Australias Growth Outside Capital Cities

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Growth in Commercial property outside major capital cities.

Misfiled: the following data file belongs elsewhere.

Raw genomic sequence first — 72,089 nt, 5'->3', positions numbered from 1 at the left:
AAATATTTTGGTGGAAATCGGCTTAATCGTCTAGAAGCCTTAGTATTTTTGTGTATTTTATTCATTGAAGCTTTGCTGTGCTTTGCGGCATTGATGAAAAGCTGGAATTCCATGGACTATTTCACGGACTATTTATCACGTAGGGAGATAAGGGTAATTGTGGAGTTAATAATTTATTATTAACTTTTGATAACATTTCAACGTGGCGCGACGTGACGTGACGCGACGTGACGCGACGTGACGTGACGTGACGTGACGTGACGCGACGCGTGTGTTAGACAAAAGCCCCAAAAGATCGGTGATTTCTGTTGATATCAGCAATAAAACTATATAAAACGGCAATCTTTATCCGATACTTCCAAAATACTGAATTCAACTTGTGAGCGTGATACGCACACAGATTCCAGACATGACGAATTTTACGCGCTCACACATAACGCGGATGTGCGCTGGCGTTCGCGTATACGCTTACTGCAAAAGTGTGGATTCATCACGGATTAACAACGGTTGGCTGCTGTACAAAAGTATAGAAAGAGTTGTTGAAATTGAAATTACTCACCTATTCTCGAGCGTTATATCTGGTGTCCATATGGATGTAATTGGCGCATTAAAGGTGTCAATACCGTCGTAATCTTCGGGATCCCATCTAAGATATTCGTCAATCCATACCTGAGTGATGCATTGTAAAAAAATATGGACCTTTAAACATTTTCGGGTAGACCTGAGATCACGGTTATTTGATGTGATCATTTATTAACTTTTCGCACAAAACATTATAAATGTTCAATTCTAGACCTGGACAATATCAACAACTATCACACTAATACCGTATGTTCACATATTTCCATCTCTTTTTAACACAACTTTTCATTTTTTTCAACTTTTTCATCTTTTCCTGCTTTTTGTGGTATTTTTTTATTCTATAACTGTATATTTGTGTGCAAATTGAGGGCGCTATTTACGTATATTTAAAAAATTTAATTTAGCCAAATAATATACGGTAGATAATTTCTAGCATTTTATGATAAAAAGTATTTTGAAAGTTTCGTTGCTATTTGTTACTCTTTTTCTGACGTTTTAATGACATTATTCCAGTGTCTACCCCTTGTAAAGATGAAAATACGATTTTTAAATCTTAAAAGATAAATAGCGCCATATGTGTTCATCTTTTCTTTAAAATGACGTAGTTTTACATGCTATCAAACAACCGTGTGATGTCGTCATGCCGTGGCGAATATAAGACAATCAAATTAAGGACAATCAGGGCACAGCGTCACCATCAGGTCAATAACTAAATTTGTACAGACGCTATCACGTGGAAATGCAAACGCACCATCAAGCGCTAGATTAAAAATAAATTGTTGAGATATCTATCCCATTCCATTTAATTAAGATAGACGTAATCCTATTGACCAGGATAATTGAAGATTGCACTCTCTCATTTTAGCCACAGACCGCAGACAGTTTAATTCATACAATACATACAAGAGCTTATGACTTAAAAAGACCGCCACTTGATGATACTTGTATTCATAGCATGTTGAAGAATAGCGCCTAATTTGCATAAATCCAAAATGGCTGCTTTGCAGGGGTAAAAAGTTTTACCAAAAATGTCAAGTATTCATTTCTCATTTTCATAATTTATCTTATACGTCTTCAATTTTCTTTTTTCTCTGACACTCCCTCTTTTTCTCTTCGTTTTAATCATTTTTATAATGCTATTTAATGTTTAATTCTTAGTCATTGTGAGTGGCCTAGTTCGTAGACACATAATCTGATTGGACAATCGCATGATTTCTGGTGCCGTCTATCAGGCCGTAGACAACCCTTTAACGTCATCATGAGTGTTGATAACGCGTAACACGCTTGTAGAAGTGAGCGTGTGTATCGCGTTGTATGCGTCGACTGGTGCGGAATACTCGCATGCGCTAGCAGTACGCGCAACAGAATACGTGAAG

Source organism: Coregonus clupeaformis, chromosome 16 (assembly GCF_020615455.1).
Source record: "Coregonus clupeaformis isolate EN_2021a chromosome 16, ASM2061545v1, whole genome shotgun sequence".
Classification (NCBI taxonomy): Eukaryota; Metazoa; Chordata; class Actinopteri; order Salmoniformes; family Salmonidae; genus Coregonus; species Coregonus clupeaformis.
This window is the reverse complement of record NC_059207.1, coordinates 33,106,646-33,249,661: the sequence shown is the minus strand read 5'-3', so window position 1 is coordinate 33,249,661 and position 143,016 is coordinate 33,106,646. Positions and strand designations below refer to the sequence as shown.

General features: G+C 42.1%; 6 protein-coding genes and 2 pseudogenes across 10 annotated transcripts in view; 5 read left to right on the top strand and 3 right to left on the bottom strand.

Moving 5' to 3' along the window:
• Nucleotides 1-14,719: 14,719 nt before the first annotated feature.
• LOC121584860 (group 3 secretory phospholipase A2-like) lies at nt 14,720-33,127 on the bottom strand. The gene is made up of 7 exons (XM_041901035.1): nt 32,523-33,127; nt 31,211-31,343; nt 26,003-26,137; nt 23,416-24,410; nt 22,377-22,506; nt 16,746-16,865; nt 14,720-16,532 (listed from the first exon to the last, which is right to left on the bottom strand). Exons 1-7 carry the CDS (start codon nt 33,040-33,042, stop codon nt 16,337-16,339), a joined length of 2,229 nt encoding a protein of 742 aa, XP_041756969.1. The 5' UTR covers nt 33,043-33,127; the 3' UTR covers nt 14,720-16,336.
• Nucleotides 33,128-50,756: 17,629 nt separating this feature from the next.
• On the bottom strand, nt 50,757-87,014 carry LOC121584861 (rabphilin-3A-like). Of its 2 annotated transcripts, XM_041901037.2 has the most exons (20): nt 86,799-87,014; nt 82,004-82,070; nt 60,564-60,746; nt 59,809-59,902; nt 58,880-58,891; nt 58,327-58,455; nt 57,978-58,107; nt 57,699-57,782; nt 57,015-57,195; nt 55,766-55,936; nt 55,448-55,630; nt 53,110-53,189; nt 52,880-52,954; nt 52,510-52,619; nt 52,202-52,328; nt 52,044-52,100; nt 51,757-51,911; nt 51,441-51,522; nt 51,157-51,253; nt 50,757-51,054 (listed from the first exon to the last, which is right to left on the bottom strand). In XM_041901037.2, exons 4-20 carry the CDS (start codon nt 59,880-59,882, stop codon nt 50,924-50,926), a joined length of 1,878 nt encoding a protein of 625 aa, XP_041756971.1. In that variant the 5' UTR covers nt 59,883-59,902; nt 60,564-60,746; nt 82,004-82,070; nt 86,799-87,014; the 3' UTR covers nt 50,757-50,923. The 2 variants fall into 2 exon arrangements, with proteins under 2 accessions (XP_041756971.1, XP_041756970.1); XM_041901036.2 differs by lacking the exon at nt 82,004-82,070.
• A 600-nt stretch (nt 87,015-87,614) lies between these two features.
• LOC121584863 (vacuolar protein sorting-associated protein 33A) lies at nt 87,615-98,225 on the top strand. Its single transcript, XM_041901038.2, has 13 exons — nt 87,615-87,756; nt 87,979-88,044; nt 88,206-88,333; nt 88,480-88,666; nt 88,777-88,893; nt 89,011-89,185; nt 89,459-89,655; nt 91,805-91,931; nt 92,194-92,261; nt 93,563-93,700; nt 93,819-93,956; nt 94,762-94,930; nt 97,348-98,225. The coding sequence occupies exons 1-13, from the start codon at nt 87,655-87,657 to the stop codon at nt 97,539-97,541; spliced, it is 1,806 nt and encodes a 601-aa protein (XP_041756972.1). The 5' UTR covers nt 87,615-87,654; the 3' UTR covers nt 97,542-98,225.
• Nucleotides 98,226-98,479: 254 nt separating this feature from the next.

<p>AUSTRALIAS GROWTH OUTSIDECAPITAL CITIESURBIS CENSUS 2011 PAPER NO. 1Outside of Australias five largest capital cities, regional populations grew strongly from 2006 to 2011. Our analysis of the 2011 Census results show that the metro-hinterlands within 90 minutes of the capitals attracted the greatest growth, and that these areas offer the greatest opportunity for further investment in development. Coastal areas, particularly in Queensland, continued to be popular, and mining stimulated important pockets of development, particularly in Western Australia. To maximise these opportunities, the role of government is important. Some pro growth Councils have delivered growth to their areas, while the Census identifies that government spending in slow growth areas is not effective.</p> <p>Michael Barlow Director 03 8663 4820</p> <p>Mark Solonsch Senior Research Manager 03 8663 4819</p> <p>Sydney</p> <p>Melbourne</p> <p>Brisbane</p> <p>Perth </p> <p></p> <p>INTRODUCTIONOVER ONE-THIRD OF AUSTRALIANS LIVE OUTSIDE OF THE CAPITAL CITIES COMMONLY REFERRED TO AS REGIONAL AUSTRALIA.These regional areas attract significant political attention and funding support, but these areas can exhibit extraordinarily different characteristics. The release of the 2011 Census data provides the opportunity to better understand how regional Australia is travelling and its future potential. To undertake this research, Urbis constructed 166 Urbis Regional Areas (URAs) for analysis. These URAs range from small areas with just over 3,000 people such as Eden in NSW and Tennant Creek in NT up to the largest area of the Gold Coast in Qld with over half a million. There are vast differences between these regions, but they share one thing in common they are not a part of Australias five largest capital cities. Most surprisingly we found that there was very significant growth in the hinterland areas of the five largest cities. The closer to the capital city, the greater its growth rate.Type of area2 Metro-hinterland Coastal Xtra-peri Mining areas Inland areas River areas3 MINOR CAPITALS DWELLING GROWTH 22,295 METRO AREA 22 METRO HINTERLAND AREAS DWELLING GROWTH 64,882 33 XTRA-PERI AREAS DWELLING GROWTH 33,618 107 OTHER REGIONAL AREAS DWELLING GROWTH 71,490</p> <p>Percent increase in occupied dwellings from 2006-2011 13.5% 11.8% 11.3% 11.0% 10.5% 8.6% 10.4%</p> <p>Average of all URAs</p> <p>Across all URAs, the average increase in occupied private dwellings was 10.4% over the five years from 2006 to 2011. The greatest increase was among metro-hinterland areas and the slowest growth among river areas, such as along the Murray. This report offers insights about 5.77 million people living in 2.15 million dwellings. Over the five years from 2006 to 2011, that is an increase of 186,000 dwellings.</p> <p>Fastest growing Regional urban areas 2006 to 2011 1. Torquay (Vic) 2. Drouin (Vic) 3. Latrobe (Tas) 4. Clare (SA) 5. Busselton (WA) 6. Mareeba (Qld) 7. Moruya - Tuross Head (NSW) 8. Margaret River (WA) 9. Strathalbyn (SA) 10. Yeppoon-Emu Park (Qld)1</p> <p>Percent increase in occupied dwellings from 2006-2011 34.8% 32.9% 28.4% 28.3% 28.2% 26.2% 25.3% 24.8% 23.8% 23.6%</p> <p>Slowest growing Regional urban areas 2006 to 2011 Roma (QLD) Broken Hill (NSW) Eden (NSW) Deniliquin (NSW) Kyabram (VIC) Queenscliff (VIC) Ingham (QLD) Carnarvon (WA) Port Augusta (SA) Leeton (NSW)</p> <p>Percent increase in occupied dwellings from 2006-2011 -3.7% -3.4% -1.4% -1.3% -1.0% -0.4% -0.3% -0.1% 0.1% 0.3%</p> <p>2</p> <p>An Urbis Regional Area is based on 2011 SA2 boundaries. To compare to the older 2006 ABS geographical classification, Urbis has used ABS correspondences and GIS analysis to create a best fit based on 2006 CCDs. An URA can fit into more than one category such as being both a mining area and also being coastal.</p> <p>2 CENSUS PAPER NO. 1 - REGIONAL CITIES AND AREAS</p> <p>METRO-HINTERLAND AREAS WITH PLANNING SUPPORTAcross regional Australia, Metro-hinterland areas have achieved the highest dwelling growth of all areas.</p> <p>THE FASTEST LANE:</p> <p>A METRO-HINTERLAND AREA IS:</p> <p>Outside of the Greater Capital City Statistical Area</p> <p>Within 1.5 hour travel time from the CBD of the State capital4</p> <p>These areas are different from the outer suburban growth zones of our major cities. They are quite distinct areas, with their own characteristics. Across Australia, there are four examples of substantial metro-hinterland areas with over 100,000 residents Gold Coast, Sunshine Coast, Illawarra and Geelong. However, the star performers over the last five years were mid-sized metro-hinterland areas. These areas are growing due to affordable housing and improvements in transport links to the major capital cities nearby. In the early stages of their growth, they are feeder cities for the capitals, but quickly develop enough critical mass to sustain their growth for the longer term. TORQUAY:The fastest growing metro-hinterland area was Torquay with a 34.8% increase in occupied dwellings. It is south of Melbourne just under a 90 minute drive. It has the added benefits of being a coastal area and being very close to the large provincial city of Geelong. From early 2000s, Mirvac began developing Torquay with a 126 lot gold course resort, The Sands. Development in Torquay was accelerated even further in 2007, when the Torquay Jan Juc Structure Plan was developed. AFFORDABILITY AS A KEY Urbis consumer research conducted prior to the residential boom in 2003 found high levels of interest in Torquay residential development, particularly from the Geelong commuter market, and also from Melbourne retirees. Some were concerned about the many new estates in the area, but there was quite a remarkable change in attitude when informed of the pricing for house and land at $300-$350,000 which was perceived to be particularly good value.</p> <p>S.A. VIC</p> <p>DROUIN:The second fastest growing metro-hinterland was 75 minutes east of Melbourne at Drouin with a 32.9% increase in occupied dwellings. It is located only 15 minutes from the slightly larger area of Warragul, and while both towns are striving to retain their individual identities, they are now merging into a substantial economic zone of over 30,000 people, which may create even more momentum.</p> <p>STRATHALBYN:In South Australia, Strathalbyn which is 1 hour south of Adelaide increased its occupied dwellings by 23.8%. In 2005, the Strathalbyn Town Plan identified that to meet future demand strategic areas needed to be rezoned for residential development. The Mt Barker council rezoning allowed for an additional 1,025 new homes.</p> <p>4</p> <p>Excludes Darwin</p> <p>CENSUS PAPER NO. 1 - REGIONAL CITIES AND AREAS 3</p> <p>THE BIG DEVELOPMENT OPPORTUNITY:NORTH OF PERTHThe strong growth in metro-hinterland areas around Australia is not a new phenomenon, and the map below shows the metro-hinterland and xtra-peri locations around the five major capital cities which are already established and growing strongly.</p> <p>There is an obvious gap in metro-hinterland and xtra-peri land North and East of Perth. Every other capital city has substantial metro-hinterland and xtra-peri Regional Urban Areas, and most are growing strongly. These are not urban growth areas, but distinct communities within commuting distance.</p> <p>Barossa +9.3 Clare +28.3 Port Pirie +4.5 Berri -4.2 Loxton +10.5</p> <p>Toowoomba +9.2</p> <p>Gympie +15.8 Kingaroy +30.6 Sunshine Coast +12.6</p> <p>Bathurst +9.3 Lithgow +6.3</p> <p>Gold Coast +13.6 Warwick +19.8 Tweed Valley +8.1 Lower Hunter +6.1 Singleton +12.4</p> <p>Bunbury +10.7 Busselton +25.9 Capel +25.9</p> <p>Murray Bridge +14.7 Strathalbyn +23.8 Victor Harbor +15.9</p> <p>Goulburn +8.8 Illawarra +5.5 Lower Hunter +6.1 Nowra +6.8 13 areas S &amp; E Metro-hinterland: +5.2 to +34.5 Xtra-peri: -0.4 to +26.4 Huonville +24.7</p> <p>15 areas N &amp; W Metro-hinterland: +3.3 to +12.4 Xtra-peri: -1.0 to +18.2</p> <p>The most obvious missing piece of the puzzle is the area north of Perth. Despite the rapid growth in WA, the metro-hinterland locations north of the city are currently undeveloped. It is only a matter of time. LANCELIN, CERVANTES AND JURIEN BAY Development of a major road infrastructure Indian Ocean Drive - will assist development of towns along this section of the coast.</p> <p>W.A.</p> <p>LANCELIN. The biggest residential development to ever hit Lancelin is underway at Lancelin South, 2.2km from the Lancelin townsite, and is planned to ultimately be a 4000 lot community. Texan Joe Matthews owns the Lancelin South land and has been trying for 10 years to commence development but has been delayed because of servicing issues. TURQUOISE COAST. The Shire of Dandaragan has developed a Regional City Plan for the coastal strip from Cervantes to Jurien Bay. Jurien Bay was named as one of WA Regional Development Minister Brendon Grylls Supertowns in 2011. The Structure Plan includes over 11,000 residential lots, a tourism precinct and substantial plans for the Cervantes township. Developer partnerships are still being sought by the Shire.</p> <p>P</p> <p>4 CENSUS PAPER NO. 1 - REGIONAL CITIES AND AREAS</p> <p>STRUCTURE PLANS VS RESIDENTS ASSOCIATIONS:Although metro-hinterland areas have tremendous geographical advantages, the planning environment can have a major impact on the growth achieved in these areas. Three metro-hinterland areas close to Melbourne demonstrate the huge impact between areas that welcome growth and areas which oppose growth.</p> <p>THE ACHILLES HEEL</p> <p>Table 1 shows that Drouin and Torquay have achieved over 30% dwelling growth over the five years to 2011, while Woodend (a highly accessible township) has achieved virtually no growth. Drouin and Torquay have pro-growth Structure Plans. Woodend has a very strong residents association. It is clear that growth is difficult to achieve in the face of entrenched opposition by local communities.</p> <p>Table 1Distance to Melbourne Drouin Torquay Woodend 91 96 70 Percent increase in occupied dwellings from 2006-2011 32.9% 34.8% 3.3%</p> <p>LOW GROWTH OR MODERATE FOR WOODEND? ACT NOW!The Macedon Ranges Residents Association (MRRA) has waged a vigorous anti-development campaign in the area. They are opposed to moderate growth and want a low growth future. Their campaign has aggressively targeted proposed changes to the Planning Scheme by the Department of Planning and Community Development, and new development proposals such as the Villawood Properties Davies Hill development. Thus far, the MRRA has been successful in its goals.</p> <p>VIC</p> <p>M</p> <p>CENSUS PAPER NO. 1 - REGIONAL CITIES AND AREAS 5</p> <p>AUSTRALIANS STILL LOVE THE COASTAustralians have a love affair with the coast. The number of occupied dwellings grew by 11.8% in the Coastal URAs - well above the average of 10.4%. Importantly, this growth was strong across areas of all sizes, not just the large coastal areas along the Qld and NSW coasts. Due to their sheer size, the Gold Coast, Sunshine Coast, Lower Hunter, Cairns and Townsville added the largest number of occupied dwellings, but these were not the fastest growing regions. Other than Torquay, which also benefits from being metro-hinterland, the fastest growing coastal regions were Margaret River and Busselton (south WA), Broome and Karratha (north WA), Moruya - Tuross Head and Merimbula - Tura Beach (NSW), Lakes Entrance (Vic) and Yeppoon-Emu Park (Qld). All grew their dwelling stock by 21% or more over the 5 year census period. BUSSELTON A CLASSIC COASTAL GROWTH STORY PIONEERS FIRST, PLANS FOLLOWBusseltons population growth began in the 1980s. From 1986, the Shire grew at 4% per annum and increased from a population of 7,784 to 11,569 in 1996. The first settlements were centred on the coastal strip on Geographe Bay. Now the LGA of Busselton has a population of over 30,000 with State forecasts indicating it will exceed 55,000 by 2026. It is continuing to grow at one of the fastest rates in Australia. According to the 1999 Busselton Urban Growth Strategy, the attraction of the area is a combination of its coastal and geographic location, significant natural attributes and traditional and expanding agricultural base.</p> <p>W.A.</p> <p>Of interest, the early growth of Busselton evolved until the late 1990s with individual site and general geographical factors the most common determinants in new developments. This approach worked well, but as development areas became more constrained, the need for an overall plan emerged, which has been used since 1999. This approach of having few development constraints, providing people with the flexibility to be the pioneers in the first instance, and only then introducing a plan at a later stage has tremendous parallels with the success of the Gold Coast.</p> <p>55,000</p> <p>P</p> <p>1980</p> <p>2012</p> <p>2026</p> <p>THE COASTAL SLOW Being on the coast doesnt guarantee dwelling growth. Three URAs actually suffered a decline in occupied dwellings. Eden (-1.4%), Queenscliff (-0.4%) and Carnarvon (-0.1%) all shrank. These three locations can all be described as the coastal slow. These particular communities value the slower, quiet life, which also creates an environment that is not conducive to significant residential development. Of particular note is that Eden is a neighbour to Merimbula-Tura Beach and Queenscliff is a neighbour to Portarlington, which are two of the faster growing URAs so their relative remoteness is not the reason for the lack of growth. Instead, other constraints can apply including opposition from local councils and communities to significant new residential development. CASE STUDY - CARNARVON</p> <p>W.A.</p> <p>Whilst there are many examples of towns in the North West of Western Australia that have been riding the crest of the mining boom, Carnarvon, a coastal town 920 kms north of Perth is a coastal slow. It is supported largely by banana and tropical fruit agriculture, prawn and lobster fishing and a relatively (by comparison) small scale Gypsum and Mineral Salt mining operation to its North. Its lack of proximity and infrastructure to support the large scale iron ore mines and North West Gas fields have seen it remain more of a stopover point for holiday makers rather than a town undergoing significant development or growth.</p> <p>P6 CENSUS PAPER NO. 1 - REGIONAL CITIES AND AREAS</p> <p>MINING AREAS5 AND GROWING PAINSONE OF THE MOST TALKED ABOUT ASPECTS OF AUSTRALIAS GROWTH OVER RECENT YEARS HAS BEEN THE STRENGTH OF THE MINING SECTOR. THAT TALK HAS ALSO FOCUSED ON THE GROWTH OF SOME MINING TOWNS, MOST NOTABLY IN WA. HOWEVER, THE FULL PICTURE REGARDING MINING AREAS IS NOT AS STRAIGHTFORWARD.</p> <p>MODEST DWELLING GROWTH WITH A POPULATION BOOM Most mining areas have seen an increase in population, but dwelling growth has not necessarily kept pace. Dwelling growth across mining areas is a little higher than non-mining areas, but population growth is much higher.Mining areas Non mining areas</p> <p>Percent increase in occupied dwellings from 2006-2011 11.0% 10.3%</p> <p>Percent increase in population from 2006-2011 13.1% 9.3%</p> <p>SOME MINERS ARE LIVING ROUGH Naturally, if there...</p>